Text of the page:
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Logic Essay Help


I have a 1500 word max essay due in a week. The topic is "Discuss the strengths and weaknesses of using logic as the justification of your knowledge claims." I'm needing a wee bit of help with this one!

So far, I've thought of the following points.


- Allows for an unbiased approach to making claims, instead of an emotionally based one.

- Allows for an argument based on correct reasoning.

- Deduction: based on the premise, what is said is totally valid

- Induction: allows us a high probability

- Rational as opposed to emotional

- Allows our knowledge to be refined and our understanding to grow


- Logic leads to valid conclusions, not true ones.

- Logic relies on many of the other ways of knowing, such as memory, consensus, sensory perception (see: acceptability),

- Leap of faith needed to decide if an action is acceptable in practice

- How much information is needed before a correct conclusion?

- Logic can muddle ideas > paradoxes

- Something seemingly clear can be misleading – logic quickly falls into this trap in its fallacies

- Acceptability, sufficiency, relevancy: all subjective. They, in and of themselves, don’t follow logical rules

- Some things cannot be proven with logic (ie: I can’t prove that I exist)

Are there any huge things that I'm missing? Are any of my points very weak?


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I think you shouldn't contrast logic with emotion so much, simply because there's a whole bit in the syllabus about how we should think of reason and emotion as on a continuum. Instead you could distribute the focus evenly between the three Ways of Knowing (not including reason, which is where logic falls): perception, emotion and language. Perhaps you could split your ideas into four distinct sections and dedicate a paragraph or whatever to a comparison of the strengths and weaknesses of logic in comparison with each.

Ways of Knowing: I don't think 'memory' is a Way of Knowing as it is not a way to justify knowledge claims. Consensus would be a logical fallacy (ad populum).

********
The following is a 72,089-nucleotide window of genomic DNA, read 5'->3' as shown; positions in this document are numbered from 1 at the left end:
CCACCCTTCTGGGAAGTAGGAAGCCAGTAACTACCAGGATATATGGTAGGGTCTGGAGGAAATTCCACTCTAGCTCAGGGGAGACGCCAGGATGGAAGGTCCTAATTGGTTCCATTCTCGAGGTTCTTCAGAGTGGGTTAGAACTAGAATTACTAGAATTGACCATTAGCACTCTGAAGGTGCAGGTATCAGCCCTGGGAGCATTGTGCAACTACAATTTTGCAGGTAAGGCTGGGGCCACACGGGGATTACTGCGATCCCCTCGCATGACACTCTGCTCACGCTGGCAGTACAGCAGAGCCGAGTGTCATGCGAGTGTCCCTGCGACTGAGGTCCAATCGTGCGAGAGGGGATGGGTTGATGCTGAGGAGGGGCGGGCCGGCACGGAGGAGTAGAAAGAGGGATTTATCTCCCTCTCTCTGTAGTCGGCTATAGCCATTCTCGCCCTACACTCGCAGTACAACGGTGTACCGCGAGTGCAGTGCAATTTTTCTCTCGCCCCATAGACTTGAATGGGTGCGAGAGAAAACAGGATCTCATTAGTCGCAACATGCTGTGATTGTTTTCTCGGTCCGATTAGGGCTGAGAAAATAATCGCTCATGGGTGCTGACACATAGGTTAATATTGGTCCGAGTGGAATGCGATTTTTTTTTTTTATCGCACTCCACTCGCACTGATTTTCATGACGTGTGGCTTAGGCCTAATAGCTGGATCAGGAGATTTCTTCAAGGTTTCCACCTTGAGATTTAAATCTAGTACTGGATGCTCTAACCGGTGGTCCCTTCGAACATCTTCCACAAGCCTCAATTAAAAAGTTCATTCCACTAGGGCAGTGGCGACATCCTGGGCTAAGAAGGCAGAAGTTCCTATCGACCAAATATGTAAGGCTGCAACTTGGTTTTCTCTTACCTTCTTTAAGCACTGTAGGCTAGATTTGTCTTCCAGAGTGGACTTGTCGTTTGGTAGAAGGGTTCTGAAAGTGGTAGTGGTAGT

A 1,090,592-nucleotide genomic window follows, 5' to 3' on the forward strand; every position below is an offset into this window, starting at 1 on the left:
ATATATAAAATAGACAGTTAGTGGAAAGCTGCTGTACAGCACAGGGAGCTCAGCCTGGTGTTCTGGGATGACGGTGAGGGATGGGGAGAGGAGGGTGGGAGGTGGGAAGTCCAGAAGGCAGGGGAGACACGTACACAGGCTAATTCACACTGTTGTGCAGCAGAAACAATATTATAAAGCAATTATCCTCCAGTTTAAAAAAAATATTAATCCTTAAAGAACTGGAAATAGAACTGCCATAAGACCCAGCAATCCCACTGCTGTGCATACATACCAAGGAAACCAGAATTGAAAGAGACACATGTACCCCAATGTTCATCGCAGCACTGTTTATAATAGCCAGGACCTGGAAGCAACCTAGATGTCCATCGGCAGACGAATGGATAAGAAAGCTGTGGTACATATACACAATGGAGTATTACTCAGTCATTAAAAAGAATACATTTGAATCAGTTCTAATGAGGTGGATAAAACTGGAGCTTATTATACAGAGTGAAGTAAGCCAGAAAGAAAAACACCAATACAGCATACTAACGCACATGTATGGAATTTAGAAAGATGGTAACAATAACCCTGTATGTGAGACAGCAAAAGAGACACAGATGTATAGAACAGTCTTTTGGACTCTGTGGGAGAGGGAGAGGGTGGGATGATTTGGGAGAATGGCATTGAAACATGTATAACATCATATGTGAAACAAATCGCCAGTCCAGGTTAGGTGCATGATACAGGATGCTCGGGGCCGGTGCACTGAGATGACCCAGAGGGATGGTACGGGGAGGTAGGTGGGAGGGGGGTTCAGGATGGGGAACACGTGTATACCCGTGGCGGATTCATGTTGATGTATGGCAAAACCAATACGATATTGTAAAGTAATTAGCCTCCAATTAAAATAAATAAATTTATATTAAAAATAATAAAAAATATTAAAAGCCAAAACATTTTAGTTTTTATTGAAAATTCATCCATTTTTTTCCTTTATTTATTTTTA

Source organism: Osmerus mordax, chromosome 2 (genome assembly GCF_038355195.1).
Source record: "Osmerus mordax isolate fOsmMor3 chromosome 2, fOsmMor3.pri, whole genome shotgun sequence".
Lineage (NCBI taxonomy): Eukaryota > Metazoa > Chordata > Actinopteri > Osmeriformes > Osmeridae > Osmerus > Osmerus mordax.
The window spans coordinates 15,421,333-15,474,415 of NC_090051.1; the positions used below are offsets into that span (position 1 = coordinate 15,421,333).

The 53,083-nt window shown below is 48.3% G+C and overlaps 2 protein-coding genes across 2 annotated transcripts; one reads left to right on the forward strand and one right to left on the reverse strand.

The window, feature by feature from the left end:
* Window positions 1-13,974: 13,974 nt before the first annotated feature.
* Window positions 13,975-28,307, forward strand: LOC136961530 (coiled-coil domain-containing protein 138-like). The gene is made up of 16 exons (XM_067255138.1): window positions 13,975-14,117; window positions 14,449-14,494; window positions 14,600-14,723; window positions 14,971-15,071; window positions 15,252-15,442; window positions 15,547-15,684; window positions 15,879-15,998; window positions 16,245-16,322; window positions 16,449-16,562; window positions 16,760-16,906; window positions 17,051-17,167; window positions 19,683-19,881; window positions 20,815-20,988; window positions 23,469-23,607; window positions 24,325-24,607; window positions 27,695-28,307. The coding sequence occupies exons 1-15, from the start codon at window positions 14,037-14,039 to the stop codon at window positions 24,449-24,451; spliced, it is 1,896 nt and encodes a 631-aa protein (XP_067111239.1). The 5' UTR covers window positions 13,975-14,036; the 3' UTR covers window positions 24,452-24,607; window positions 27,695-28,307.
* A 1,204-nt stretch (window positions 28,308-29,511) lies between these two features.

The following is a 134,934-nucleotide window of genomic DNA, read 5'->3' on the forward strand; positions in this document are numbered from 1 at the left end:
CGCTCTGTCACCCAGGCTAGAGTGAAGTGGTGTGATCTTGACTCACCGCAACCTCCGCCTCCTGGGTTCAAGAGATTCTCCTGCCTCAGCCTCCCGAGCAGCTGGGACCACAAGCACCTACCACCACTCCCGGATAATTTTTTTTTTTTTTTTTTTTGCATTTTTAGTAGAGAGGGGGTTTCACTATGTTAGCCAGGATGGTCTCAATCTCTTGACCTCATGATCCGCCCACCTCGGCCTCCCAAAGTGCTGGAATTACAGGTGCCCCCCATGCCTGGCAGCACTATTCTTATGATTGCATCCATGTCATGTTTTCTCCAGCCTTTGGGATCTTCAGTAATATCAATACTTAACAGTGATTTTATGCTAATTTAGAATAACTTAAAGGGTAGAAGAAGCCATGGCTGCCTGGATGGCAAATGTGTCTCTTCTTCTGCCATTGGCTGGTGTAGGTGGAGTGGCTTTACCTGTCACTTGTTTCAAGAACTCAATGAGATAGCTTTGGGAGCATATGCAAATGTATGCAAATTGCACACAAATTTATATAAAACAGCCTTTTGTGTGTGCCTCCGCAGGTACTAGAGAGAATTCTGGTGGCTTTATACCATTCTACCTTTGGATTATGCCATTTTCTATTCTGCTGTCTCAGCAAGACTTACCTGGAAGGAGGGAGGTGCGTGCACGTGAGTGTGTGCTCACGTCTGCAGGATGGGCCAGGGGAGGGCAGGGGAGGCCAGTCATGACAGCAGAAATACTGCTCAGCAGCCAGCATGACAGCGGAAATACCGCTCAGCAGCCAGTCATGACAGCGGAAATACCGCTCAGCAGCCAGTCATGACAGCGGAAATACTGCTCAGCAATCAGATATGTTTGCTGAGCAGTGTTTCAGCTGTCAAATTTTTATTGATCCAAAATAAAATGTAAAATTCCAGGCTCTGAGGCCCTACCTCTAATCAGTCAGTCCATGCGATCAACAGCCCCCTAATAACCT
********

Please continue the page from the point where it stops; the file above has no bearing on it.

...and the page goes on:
A point you could consider adding (at a glance) would be that we can use reason to acquire knowledge that goes beyond evidence provided by our senses. It might also be worth mentioning somewhere that inductive reasoning can easily lead us to hasty generalizations, especially because of confirmation bias, and that deductive reasoning, when applied to the real world, is no more certain than the inductively derived premises on which it is based.

I don't really understand what is meant by "Leap of faith needed to decide if an action is acceptable in practice" - can you clarify?

Some points I disagree with: I don't think it's really valid to talk about logic muddling ideas slash paradoxes because you should be discussing logic used correctly to justify knowledge claims. Also, you can only prove that you exist with logic; haven't you heard of Descartes' Cogito ergo sum philosophy? In a nutshell it states that the very fact that you are wondering whether or not you exist proves that you exist because you exist to debate your own existence.

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Generally, you want to include areas of knowledge in addition to ways of knowing. You might want to bring in the other three WOK in relation to logic, like charizard said, but don't spend too many words about them. You don't need to talk about the strengths and limitations of emotion ;)

And you probably want to cover 2-3 areas of knowledge in depth. I just covered AOKs by using examples in different areas.

I do like your points, but I don't think you'll have enough words to cover all of them. Like charizard said above, you can talk about deduction and induction as limitations of logic but how we rely on them. My teacher says reason is when humans try to apply logic. I think that distinction is pretty important, but you don't have to talk about that.

If you are going to emphasize that a strength of logic is that it's is better than emotion, I think you'd need to provide another point of view. You can talk about the continuum like charizard mentioned, but you can disagree with it. TOK's all about why you think what you think, so just try to present multiple views but don't try to make your paper express a view that you think graders want to see.

About Descartes "I think, therefore I am"

I don't follow through his logic completely. I think understand the claims he makes and the assumptions, but I don't think they're valid. I think there's an enthymeme--there's some stuff missing. Kind of like his God exists argument, but not as obvious. This might show how we can try to use logic, but sometimes we lose clarity.

Anyways, I think your ideas are nice. Try to flesh them out with examples and present multiple views. It's not a bad idea to consider Socrates' "Wisest is she who knows she does not know."

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